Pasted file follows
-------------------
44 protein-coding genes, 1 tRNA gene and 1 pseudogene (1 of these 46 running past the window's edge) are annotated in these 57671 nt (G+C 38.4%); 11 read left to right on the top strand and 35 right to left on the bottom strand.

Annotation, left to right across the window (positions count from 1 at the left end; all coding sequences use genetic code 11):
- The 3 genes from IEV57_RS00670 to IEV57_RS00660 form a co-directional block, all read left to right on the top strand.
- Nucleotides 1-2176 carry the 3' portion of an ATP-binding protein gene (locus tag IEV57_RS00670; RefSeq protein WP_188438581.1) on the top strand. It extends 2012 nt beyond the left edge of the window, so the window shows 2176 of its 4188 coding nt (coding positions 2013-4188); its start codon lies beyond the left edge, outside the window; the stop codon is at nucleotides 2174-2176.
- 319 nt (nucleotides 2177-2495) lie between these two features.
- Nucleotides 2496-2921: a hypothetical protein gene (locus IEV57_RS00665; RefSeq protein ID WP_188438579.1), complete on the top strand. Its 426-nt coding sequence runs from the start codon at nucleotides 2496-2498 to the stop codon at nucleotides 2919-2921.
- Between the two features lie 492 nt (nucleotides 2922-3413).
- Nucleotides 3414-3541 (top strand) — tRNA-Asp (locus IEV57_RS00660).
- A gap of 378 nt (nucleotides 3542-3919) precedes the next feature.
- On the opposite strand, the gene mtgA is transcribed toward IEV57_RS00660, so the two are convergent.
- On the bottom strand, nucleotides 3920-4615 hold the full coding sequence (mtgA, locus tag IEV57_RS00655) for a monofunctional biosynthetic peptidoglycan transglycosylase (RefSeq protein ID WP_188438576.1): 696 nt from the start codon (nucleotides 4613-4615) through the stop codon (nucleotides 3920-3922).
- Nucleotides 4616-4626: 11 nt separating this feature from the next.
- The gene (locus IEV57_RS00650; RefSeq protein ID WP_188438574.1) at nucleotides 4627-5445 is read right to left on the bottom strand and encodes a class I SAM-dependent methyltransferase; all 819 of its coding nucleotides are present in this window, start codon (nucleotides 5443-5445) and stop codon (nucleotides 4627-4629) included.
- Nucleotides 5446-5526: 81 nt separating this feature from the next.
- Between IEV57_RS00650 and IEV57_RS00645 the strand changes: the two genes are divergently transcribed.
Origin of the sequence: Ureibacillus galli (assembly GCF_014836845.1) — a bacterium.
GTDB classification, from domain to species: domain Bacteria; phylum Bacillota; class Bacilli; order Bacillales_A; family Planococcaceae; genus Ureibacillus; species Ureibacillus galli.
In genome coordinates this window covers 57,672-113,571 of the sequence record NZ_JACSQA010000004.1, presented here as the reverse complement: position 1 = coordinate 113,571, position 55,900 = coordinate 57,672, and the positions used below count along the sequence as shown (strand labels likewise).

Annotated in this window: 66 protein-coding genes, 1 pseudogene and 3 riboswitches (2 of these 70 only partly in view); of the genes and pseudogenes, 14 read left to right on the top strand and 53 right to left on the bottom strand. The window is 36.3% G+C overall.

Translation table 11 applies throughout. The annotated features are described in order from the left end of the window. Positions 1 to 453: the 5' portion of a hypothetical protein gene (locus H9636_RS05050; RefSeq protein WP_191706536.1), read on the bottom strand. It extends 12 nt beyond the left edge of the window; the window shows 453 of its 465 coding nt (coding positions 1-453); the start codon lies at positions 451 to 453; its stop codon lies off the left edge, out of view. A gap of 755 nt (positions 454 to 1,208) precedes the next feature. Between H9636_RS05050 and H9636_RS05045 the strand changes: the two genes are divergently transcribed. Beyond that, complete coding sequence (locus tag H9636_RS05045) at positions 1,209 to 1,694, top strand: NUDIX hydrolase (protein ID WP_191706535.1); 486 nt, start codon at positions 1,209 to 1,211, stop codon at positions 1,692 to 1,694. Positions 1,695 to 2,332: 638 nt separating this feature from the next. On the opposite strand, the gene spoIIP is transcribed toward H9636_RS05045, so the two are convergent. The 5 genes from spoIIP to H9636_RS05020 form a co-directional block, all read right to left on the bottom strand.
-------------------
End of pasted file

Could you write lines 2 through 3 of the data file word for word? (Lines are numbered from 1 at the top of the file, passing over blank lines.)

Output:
Annotation, left to right across the window (positions count from 1 at the left end; all coding sequences use genetic code 11):
- The 3 genes from IEV57_RS00670 to IEV57_RS00660 form a co-directional block, all read left to right on the top strand.